In 1983, the year the video game console industry began heading south, arcades would also feel a bit of the crunch. But they still trudged on in their roles as bastions of creativity on the bleeding edge featuring custom built hallucinations of digital ether and printed circuit boards challenging the reflexes and imaginations of all that dared to test themselves against the latest scores of the day.
Atari’s Crystal Castles landed in the arcade from Atari that year. Immediately it was obvious that this was no ordinary video game. Instead of a joystick, players were given a trackball instead and the one/two player start buttons doubled as jump buttons. Use of a trackball wasn’t unusual — Atari did it in 1978 with Atari Football and a few other times since then such as with 1980’s Centipede and Missile Command.
But this time, it was used in a sort of arcade adventure game instead of a shooter or a sports game and the goal wasn’t to save the world or destroy enemies (although that was part of it, too). Instead, you, as Bentley Bear, had to collect gems and survive long enough to snatch as many as possible while dodging monsters and finding your way through Escher-like, isometric pathways.
The story, on the back of another flyer variant, went something like this:
Once upon a time there lived a bear named Bentley
Who wandered o’er the land in search of fortune plenty.
Picnic baskets and such were not his bill of fare.
Only ruby gemstones could content this clever bear.
While roaming the lands of Crystal Castles,
Bentley gathered his jewels with the greatest of care.
A snatch here and there by a swift paw or two
Showered fame and fortune on this rarest of bears!
As players guided Bentley about collecting gems, the game would toss enemies in his path such as gem eaters and evil bowling ball-like baddies. If you took too long in gathering up gems, a swarm of bees would come down in a certain section of the map to make things more difficult. There was also a magic hat that Bentley could pick up and give him temporary invincibility and it was the only thing that would allow him to kill Berthilda the Witch for bonus points when he ran over her like a fur covered bulldozer. The value of the gems he collected also went up as he snagged more of them, adding to his score, along with doing things like taking out gem eaters while they were busy munching.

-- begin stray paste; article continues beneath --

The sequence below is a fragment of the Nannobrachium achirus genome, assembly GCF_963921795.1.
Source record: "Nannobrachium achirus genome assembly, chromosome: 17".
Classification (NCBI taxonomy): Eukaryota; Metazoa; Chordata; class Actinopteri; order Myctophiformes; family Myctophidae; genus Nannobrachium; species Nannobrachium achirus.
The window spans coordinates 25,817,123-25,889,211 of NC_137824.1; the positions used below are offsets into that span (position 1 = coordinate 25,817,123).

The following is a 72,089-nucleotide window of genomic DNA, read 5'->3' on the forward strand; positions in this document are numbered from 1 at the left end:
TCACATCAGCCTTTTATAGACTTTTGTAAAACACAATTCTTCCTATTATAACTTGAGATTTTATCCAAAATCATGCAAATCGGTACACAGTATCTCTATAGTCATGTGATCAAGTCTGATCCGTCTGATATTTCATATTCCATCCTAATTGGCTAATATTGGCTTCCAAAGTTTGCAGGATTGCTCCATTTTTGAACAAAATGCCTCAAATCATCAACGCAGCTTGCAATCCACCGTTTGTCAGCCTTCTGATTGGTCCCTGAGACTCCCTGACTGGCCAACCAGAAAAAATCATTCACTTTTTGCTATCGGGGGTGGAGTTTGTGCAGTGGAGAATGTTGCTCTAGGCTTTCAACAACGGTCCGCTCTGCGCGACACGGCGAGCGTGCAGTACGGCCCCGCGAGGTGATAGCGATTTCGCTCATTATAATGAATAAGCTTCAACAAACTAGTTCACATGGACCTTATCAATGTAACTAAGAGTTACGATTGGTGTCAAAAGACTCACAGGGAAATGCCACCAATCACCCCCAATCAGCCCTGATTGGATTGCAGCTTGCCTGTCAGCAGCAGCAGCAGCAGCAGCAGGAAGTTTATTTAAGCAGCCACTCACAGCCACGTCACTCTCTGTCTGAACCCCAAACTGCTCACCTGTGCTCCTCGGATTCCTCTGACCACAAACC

Enemies, like the tree and evil bowling balls, could also snag rubies as they walked over them. If Bentley picks up the last gem in a castle, the opening fanfare from Tchaikovsky’s March from The Nutcracker would play. If an enemy picked it up, the same would play out but in a sadder note and no bonus points were awarded.
The game consisted of ten levels. Each level had four “castles” to get through, Berthilda hanging out in the last one in a set. The castles start out easy enough, then climb in complexity with paths leading behind structures like towers and mounds, doorways, lifts, and more obstacles ranging from cauldrons to walking trees. The tenth level consisted of only one level, but once that was finished, the game actually ended in finally admitting defeat (and playing part of Tchaikovsky’s 1812 Overture).
Visually, the game’s rendered castles that were a kind of pseudo 3D format in an isometric setting added to the unique feel helping it stand out in arcades. Sound effects were sparse but a vital part to the experience and the music bits from Tchaikovsky classed things up. Even the cabinet looked great with extensive illustrations all over it showing off the 3D-like graphics as often as possible.
It’s interesting to draw a few parallels between Crystal Castles and other collect-a-thon games like Namco’s Pac Man. Instead of eating dots, Bentley collected gems while trying to avoid enemies with one power up, a Magic Hat, only occasionally available (like the indestructible skeleton, the game even had a ghost appear in some castles). Later, other games would play on the same collect-and-survive concept such as Sonic the Hedgehog in ’91, demonstrating how creative developers could be with a tried and true formula.
Crystal Castles was also ported to a variety of platforms from the Apple II and Atari 2600 to the ZX Spectrum and BBC Micro. It also appeared as part of compilations such as the Atari Anthoogy in 2004 and as part of Microsoft’s Game Room initiative for the Xbox 360 and Windows in 2010. It’s an interesting classic that still provides a clever challenge for the high score crowd, so it’s aged somewhat well in that regard, but continues to stand out as an amazing title in its own right and one of Atari’s more innovative entries into the arcade scene with its 3D, isometric castles, illuminated trackball controller, and a bear that didn’t care for picnic baskets or honey — only the rubies that lay right at his feet.